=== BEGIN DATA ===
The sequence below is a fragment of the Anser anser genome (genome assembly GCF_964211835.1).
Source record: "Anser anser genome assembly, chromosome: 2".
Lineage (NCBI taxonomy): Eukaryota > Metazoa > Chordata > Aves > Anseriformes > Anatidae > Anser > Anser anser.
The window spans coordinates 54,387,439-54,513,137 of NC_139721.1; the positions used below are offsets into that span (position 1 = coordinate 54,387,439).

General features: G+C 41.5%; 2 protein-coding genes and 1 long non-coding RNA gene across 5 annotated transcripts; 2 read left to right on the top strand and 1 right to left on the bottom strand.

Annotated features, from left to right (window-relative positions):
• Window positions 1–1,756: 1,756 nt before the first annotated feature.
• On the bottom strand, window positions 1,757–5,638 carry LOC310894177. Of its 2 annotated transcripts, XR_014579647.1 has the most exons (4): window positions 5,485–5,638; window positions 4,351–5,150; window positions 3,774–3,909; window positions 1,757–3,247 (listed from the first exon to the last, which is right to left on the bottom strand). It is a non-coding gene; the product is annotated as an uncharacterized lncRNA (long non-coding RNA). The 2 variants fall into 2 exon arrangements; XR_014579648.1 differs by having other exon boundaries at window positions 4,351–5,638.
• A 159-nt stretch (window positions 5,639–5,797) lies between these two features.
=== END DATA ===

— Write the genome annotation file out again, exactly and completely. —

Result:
The sequence below is a fragment of the Anser anser genome (genome assembly GCF_964211835.1).
Source record: "Anser anser genome assembly, chromosome: 2".
Lineage (NCBI taxonomy): Eukaryota > Metazoa > Chordata > Aves > Anseriformes > Anatidae > Anser > Anser anser.
The window spans coordinates 54,387,439-54,513,137 of NC_139721.1; the positions used below are offsets into that span (position 1 = coordinate 54,387,439).

General features: G+C 41.5%; 2 protein-coding genes and 1 long non-coding RNA gene across 5 annotated transcripts; 2 read left to right on the top strand and 1 right to left on the bottom strand.

Annotated features, from left to right (window-relative positions):
• Window positions 1–1,756: 1,756 nt before the first annotated feature.
• On the bottom strand, window positions 1,757–5,638 carry LOC310894177. Of its 2 annotated transcripts, XR_014579647.1 has the most exons (4): window positions 5,485–5,638; window positions 4,351–5,150; window positions 3,774–3,909; window positions 1,757–3,247 (listed from the first exon to the last, which is right to left on the bottom strand). It is a non-coding gene; the product is annotated as an uncharacterized lncRNA (long non-coding RNA). The 2 variants fall into 2 exon arrangements; XR_014579648.1 differs by having other exon boundaries at window positions 4,351–5,638.
• A 159-nt stretch (window positions 5,639–5,797) lies between these two features.